SIM8-01 based prototype of the MCM/70

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SIM8-01 based prototype of the MCM/70


computer hardware: microcomputer


Historical context (by Z. Stachniak)
The MCS-8 microcomputer set was announced by Intel in late 1971.

Everyone in systems engineering has been waiting for the under \$100 computer. Today it's here! [the alternative, Intel, 1971]

The set consisted of a single-chip CPU—the 8-bit 8008 microprocessor—and standard semiconductor ROM's, RAM's, and shift registers. It was the MCS-8 and, in particular, its first implementation in Intel's SIM8-01 prototyping system that generated the first wave of design activities aimed at the development of microprocessor based architectures for general purpose programmable computers. In just a few months, the prototypes of such computers powered by the 8008 chip were already working on site at the French company Réalisations et Études Électroniques located in the suburbs of Paris and at Micro Computer Machines (MCM) with headquarters situated on the outskirts of Toronto. These firms fully recognized, articulated, and acted upon the immense potential of the budding microprocessor technology for the development of a new generation of cost effective computing systems. However, it was MCM which built the first microprocessor-based computer designed specifically for personal use — the MCM/70, the first PC.

The SIM8-01 was marketed as a complete prototyping system for the development of MCS-8 applications. It was offered in April 1972 and, at that time, its schematic diagram included in the premiere edition of the 8008 8-Bit Parallel Central Processor Unit manual was the only published design of an 8-bit computer with a single-chip CPU. It was inevitable that MCM would use the SIM8-01 to attempt at implementing the core features of the company's future PC. In mid-1972 MCM’s chief hardware engineer Jose Laraya built the first prototype of the MCM/70. His computer utilized an Intel SIM8-01 simulation board as well as an Intel MP7-02 Eprom programmer which was used by MCM's software engineer Gord Ramer during the development of the MCM/APL interpreter that the production model of the MCM/70 would feature. Although the SIM8-01 architecture proved inadequate to achieve MCM’s design objectives, this first prototype confirmed that building a versatile microprocessor-based computer was feasible.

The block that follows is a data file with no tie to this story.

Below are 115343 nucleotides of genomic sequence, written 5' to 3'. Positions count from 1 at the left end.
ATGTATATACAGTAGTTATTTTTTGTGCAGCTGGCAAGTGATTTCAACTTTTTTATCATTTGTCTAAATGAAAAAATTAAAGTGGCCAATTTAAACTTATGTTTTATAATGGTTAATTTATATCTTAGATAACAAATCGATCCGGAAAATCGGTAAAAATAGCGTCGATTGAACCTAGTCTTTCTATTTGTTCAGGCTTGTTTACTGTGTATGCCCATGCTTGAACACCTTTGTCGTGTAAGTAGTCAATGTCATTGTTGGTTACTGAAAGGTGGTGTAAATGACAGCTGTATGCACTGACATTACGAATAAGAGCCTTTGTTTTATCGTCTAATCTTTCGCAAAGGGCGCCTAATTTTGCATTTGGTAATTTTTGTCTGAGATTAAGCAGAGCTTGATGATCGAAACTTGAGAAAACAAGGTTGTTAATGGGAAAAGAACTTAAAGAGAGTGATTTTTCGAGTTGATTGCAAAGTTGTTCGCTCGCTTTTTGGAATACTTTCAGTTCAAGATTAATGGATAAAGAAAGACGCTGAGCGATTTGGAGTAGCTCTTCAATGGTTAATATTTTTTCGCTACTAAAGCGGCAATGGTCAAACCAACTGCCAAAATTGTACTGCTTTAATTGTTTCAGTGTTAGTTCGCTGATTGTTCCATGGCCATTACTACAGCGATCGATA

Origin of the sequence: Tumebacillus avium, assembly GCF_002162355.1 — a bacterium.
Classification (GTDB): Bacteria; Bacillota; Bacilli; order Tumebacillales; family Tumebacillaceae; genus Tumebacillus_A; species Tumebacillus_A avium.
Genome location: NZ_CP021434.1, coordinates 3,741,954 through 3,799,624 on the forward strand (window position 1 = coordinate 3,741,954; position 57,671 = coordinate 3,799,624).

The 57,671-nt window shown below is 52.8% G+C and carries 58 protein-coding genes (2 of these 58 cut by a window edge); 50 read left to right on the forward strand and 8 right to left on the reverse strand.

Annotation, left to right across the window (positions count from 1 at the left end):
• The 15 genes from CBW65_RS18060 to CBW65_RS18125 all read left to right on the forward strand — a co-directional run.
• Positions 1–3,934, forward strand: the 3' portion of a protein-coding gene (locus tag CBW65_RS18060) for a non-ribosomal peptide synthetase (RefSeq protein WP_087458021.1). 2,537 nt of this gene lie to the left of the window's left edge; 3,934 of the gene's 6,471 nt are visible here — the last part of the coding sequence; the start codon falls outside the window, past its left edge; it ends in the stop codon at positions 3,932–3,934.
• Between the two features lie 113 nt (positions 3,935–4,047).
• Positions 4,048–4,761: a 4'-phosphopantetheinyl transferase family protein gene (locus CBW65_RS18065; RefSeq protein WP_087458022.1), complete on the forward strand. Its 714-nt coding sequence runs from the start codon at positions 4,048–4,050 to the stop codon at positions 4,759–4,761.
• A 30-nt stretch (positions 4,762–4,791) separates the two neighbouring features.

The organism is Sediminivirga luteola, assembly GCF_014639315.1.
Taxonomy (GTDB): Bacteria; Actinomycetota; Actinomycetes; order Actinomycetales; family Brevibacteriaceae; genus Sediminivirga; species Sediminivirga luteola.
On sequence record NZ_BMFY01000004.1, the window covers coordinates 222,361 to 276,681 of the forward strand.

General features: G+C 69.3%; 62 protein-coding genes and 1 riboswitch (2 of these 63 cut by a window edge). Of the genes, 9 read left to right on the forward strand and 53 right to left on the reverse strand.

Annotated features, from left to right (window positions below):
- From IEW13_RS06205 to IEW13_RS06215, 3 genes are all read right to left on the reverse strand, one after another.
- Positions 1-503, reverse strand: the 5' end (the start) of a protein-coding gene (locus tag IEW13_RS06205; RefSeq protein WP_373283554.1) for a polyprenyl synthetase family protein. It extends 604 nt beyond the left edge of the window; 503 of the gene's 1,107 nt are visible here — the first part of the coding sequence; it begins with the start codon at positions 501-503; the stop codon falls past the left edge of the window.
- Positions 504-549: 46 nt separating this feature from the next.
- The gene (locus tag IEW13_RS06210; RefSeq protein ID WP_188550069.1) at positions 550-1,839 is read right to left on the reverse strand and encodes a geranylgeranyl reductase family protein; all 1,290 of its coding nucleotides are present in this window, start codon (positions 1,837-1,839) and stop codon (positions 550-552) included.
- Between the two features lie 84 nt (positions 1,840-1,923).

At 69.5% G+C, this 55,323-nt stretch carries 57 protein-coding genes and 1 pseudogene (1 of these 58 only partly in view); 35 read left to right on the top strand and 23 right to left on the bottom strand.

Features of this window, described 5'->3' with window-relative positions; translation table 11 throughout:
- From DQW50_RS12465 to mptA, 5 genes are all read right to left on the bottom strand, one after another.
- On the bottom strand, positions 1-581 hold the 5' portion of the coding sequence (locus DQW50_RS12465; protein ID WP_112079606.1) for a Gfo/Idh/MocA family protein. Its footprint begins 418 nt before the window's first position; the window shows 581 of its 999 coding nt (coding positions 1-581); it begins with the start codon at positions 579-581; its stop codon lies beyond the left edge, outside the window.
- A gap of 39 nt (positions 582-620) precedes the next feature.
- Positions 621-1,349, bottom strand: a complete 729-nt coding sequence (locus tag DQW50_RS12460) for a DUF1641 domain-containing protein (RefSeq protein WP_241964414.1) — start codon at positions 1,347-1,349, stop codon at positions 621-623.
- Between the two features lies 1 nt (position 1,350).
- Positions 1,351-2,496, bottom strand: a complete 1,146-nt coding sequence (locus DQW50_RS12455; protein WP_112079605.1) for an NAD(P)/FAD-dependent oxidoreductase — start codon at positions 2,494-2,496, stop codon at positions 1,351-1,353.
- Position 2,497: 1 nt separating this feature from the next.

The official announcement of the MCM/70 came on September 25, 1973, in Toronto. Its manufacturing commenced in mid 1974.

Recommended readings:
  • Stachniak, Z.  Inventing the PC: the MCM/70 Story , McGill-Queen's University Press (2011).
  • Stachniak, Z. Intel SIM8-01: A proto-PC IEEE Annals of the History of Computing, January-March 2007 (vol. 29 no. 1), pp. 34—48.


Micro Computer Machines




Ontario, Canada, 1972




Micro Computer Machines, “SIM8-01 based prototype of the MCM/70,” York University Computer Museum Canada, accessed July 19, 2024,

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